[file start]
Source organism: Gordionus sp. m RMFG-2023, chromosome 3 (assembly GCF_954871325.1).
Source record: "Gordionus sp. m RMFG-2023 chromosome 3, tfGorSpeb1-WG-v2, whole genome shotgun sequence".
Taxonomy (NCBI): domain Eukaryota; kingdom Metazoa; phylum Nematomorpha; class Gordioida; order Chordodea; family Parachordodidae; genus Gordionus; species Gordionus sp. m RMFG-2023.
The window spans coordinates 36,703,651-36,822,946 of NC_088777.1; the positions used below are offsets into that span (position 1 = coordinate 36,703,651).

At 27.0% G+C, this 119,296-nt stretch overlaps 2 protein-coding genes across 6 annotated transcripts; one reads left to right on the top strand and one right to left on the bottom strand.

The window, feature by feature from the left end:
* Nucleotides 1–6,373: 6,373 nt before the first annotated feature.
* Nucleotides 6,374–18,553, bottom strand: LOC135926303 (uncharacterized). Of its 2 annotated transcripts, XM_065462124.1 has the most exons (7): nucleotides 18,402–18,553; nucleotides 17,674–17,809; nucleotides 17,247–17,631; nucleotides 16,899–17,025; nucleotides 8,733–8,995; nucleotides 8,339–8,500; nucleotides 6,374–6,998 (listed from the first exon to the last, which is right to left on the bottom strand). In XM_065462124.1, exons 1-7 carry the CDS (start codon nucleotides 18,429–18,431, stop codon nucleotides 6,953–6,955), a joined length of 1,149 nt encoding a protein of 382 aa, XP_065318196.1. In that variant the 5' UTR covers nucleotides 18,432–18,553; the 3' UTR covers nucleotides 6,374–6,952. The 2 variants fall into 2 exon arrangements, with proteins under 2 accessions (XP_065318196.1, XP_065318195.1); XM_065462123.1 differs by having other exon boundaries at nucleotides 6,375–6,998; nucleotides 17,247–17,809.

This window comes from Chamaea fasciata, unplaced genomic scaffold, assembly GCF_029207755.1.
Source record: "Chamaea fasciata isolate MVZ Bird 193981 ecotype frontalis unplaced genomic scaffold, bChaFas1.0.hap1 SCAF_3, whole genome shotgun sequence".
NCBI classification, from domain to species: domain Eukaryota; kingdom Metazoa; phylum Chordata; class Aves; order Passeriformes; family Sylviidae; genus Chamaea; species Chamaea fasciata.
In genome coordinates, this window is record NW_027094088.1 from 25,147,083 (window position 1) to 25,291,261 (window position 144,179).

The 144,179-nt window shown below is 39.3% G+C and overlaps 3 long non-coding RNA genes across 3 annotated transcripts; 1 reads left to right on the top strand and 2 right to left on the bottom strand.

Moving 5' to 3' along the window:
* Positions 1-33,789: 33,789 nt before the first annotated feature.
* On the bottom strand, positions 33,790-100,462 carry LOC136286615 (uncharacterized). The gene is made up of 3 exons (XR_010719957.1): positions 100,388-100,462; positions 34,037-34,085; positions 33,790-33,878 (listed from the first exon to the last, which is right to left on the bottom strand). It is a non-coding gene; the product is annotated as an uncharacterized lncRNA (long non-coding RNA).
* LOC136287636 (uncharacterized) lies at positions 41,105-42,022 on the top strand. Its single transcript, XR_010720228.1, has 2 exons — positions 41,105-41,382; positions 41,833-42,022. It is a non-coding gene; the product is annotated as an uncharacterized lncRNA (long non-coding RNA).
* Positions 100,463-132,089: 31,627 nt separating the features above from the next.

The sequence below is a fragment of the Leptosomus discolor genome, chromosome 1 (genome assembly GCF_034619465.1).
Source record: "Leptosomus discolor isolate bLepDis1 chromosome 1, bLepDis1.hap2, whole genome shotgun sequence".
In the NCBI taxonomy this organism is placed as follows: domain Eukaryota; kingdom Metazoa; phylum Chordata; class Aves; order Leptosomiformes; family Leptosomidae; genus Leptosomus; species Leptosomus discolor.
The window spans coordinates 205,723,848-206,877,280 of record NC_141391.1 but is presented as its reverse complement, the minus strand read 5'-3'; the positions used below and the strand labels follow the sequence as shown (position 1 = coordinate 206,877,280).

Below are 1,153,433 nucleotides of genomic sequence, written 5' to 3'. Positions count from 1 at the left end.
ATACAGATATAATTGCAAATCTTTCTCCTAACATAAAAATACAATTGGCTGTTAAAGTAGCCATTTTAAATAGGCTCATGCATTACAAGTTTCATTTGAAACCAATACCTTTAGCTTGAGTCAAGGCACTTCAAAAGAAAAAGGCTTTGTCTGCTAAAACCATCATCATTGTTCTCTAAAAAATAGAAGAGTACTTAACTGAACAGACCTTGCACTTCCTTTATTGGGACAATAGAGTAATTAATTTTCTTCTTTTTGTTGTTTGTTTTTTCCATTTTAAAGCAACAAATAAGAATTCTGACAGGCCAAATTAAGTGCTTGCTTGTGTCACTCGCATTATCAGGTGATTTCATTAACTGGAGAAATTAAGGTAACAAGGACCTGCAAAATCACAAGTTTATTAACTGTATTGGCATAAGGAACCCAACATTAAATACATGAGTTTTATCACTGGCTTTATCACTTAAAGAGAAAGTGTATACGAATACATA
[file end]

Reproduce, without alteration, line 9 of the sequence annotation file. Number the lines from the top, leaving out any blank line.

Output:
This window comes from Chamaea fasciata, unplaced genomic scaffold, assembly GCF_029207755.1.